When I do a long hike again, I just may make my own route off the beaten path or no path at all. I, of course, reserve the right to go back on my own words. ;)

    An example of hiking my own hike:
    Seven Days Solo in the San Juans

    The long trails (even the CDT) are too linear at times. Nature of the beast.

    So, guess my weekend (or more) backpacks are about being outside much like my thru-hikes. I do love the journey and being out for weeks or months at a time admittedly.

    Don't get me wrong I LOVED my thru-hikes. The AT was responsible for me moving out to Colorado and everything else that followed in my outdoor 'career'.

    But, if all I did was hike the long trails, I'd miss out on the canyons of Utah off the Hayduke, never explore the Sangres, not see the sun set over the distant Rockies while at the Pawnee Buttes, being immersed in winter while gliding along on skis deep in the backcountry, feel what it is like to rope up and attain the summit of the mountain or climb the glacier.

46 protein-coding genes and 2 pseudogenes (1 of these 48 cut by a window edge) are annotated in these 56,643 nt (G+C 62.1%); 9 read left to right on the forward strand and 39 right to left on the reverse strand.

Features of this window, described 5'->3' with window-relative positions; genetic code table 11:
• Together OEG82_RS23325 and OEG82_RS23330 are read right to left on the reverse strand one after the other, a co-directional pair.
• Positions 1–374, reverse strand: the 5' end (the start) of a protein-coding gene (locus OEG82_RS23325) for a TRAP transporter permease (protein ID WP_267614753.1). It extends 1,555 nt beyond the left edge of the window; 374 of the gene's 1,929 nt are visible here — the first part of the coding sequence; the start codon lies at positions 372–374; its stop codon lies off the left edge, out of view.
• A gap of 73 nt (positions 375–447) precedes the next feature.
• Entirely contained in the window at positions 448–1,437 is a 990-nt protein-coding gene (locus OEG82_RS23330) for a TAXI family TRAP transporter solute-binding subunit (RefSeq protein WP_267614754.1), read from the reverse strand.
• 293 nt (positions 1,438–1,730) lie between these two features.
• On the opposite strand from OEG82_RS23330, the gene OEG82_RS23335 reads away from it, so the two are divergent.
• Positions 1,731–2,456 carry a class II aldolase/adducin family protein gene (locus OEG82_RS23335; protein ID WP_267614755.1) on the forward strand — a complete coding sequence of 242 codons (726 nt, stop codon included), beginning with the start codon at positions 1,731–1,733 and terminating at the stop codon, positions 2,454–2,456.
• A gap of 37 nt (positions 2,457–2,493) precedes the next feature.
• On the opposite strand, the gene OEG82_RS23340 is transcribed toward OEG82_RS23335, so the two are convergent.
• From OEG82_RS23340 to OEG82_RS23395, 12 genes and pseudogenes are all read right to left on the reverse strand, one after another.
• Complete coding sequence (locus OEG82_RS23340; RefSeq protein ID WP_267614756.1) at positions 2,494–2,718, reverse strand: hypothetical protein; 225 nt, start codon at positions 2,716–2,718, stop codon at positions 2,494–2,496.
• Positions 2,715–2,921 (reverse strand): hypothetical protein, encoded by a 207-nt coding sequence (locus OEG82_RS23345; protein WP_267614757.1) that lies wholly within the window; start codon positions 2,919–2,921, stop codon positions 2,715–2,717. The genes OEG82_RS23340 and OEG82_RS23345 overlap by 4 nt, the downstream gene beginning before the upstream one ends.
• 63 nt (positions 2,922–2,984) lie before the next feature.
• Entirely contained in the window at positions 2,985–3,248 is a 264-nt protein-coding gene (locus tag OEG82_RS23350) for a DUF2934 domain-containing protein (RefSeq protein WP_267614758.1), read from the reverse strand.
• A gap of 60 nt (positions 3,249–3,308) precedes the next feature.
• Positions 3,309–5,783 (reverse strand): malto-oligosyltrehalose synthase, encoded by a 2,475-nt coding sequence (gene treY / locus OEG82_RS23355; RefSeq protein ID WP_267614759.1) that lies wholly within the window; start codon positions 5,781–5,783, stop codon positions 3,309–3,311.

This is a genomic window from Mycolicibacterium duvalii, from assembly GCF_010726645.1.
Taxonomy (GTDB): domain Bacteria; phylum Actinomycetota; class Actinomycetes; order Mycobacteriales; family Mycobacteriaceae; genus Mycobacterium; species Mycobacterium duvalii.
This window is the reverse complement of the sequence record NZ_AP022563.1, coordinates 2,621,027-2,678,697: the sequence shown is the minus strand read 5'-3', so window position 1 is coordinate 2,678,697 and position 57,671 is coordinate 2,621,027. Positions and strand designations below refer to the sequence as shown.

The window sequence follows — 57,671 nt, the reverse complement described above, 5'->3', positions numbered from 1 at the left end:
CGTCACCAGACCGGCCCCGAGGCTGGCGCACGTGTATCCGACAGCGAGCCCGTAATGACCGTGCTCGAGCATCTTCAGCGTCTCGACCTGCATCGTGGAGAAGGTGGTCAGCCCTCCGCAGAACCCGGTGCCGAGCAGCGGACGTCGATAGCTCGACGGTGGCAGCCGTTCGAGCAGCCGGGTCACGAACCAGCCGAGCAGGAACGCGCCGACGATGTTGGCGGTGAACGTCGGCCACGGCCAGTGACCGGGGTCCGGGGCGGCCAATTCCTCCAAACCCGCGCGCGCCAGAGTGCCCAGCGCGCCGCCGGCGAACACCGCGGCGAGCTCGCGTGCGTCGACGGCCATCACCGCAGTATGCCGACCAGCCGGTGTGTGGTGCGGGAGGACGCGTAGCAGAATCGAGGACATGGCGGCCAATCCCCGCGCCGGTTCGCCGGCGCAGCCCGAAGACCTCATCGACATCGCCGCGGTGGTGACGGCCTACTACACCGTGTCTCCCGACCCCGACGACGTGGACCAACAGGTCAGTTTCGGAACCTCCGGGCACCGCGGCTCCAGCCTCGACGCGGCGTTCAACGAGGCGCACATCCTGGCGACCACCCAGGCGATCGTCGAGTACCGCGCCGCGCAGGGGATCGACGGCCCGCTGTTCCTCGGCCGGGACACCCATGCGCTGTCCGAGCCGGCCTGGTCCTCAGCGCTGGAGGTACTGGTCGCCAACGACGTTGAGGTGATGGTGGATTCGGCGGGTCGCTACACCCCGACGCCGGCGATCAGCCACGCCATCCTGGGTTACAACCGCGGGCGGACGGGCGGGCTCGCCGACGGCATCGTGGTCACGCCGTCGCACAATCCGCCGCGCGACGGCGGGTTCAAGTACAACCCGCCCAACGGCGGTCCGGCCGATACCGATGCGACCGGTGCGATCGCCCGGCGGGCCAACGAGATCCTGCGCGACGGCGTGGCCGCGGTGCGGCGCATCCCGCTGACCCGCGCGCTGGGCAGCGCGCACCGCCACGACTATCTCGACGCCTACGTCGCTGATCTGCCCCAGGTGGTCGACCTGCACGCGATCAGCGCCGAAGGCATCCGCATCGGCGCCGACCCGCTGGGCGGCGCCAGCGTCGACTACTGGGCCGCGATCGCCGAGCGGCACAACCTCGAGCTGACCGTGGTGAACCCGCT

I treasure those experiences too much. And doing just thru-hikes would not me experience all that.

    Everything involves a sacrifice. Darn if I know the balance!

    Anyway, works for me. If there was a best way for everyone, it would be a freakin' boring world! :)

    spelt with a t
    BPL Member


    Locale: Rangeley, ME

    Paul, great post. :)

    Graeme Finley


    Locale: SF Bay Area

    One aspect that was touched on that I found to be most critical was attitude, and specifically whether people enjoyed the lifestyle of thruhiking. For people who bought into the lifestyle everything else was secondary. When I did the PCT two people stood out – one hiker with a 60lb+ pack (solar charger, Marine Corps knife etc) who just trucked along without a complaint and ground out the miles, and another who graduated from college in FL with a bunch of mail-order REI equipment and who had never spent the night in a tent before that first night at Lake Morena. Neither finished, but both made it to OR and were just stopped by early winter snow.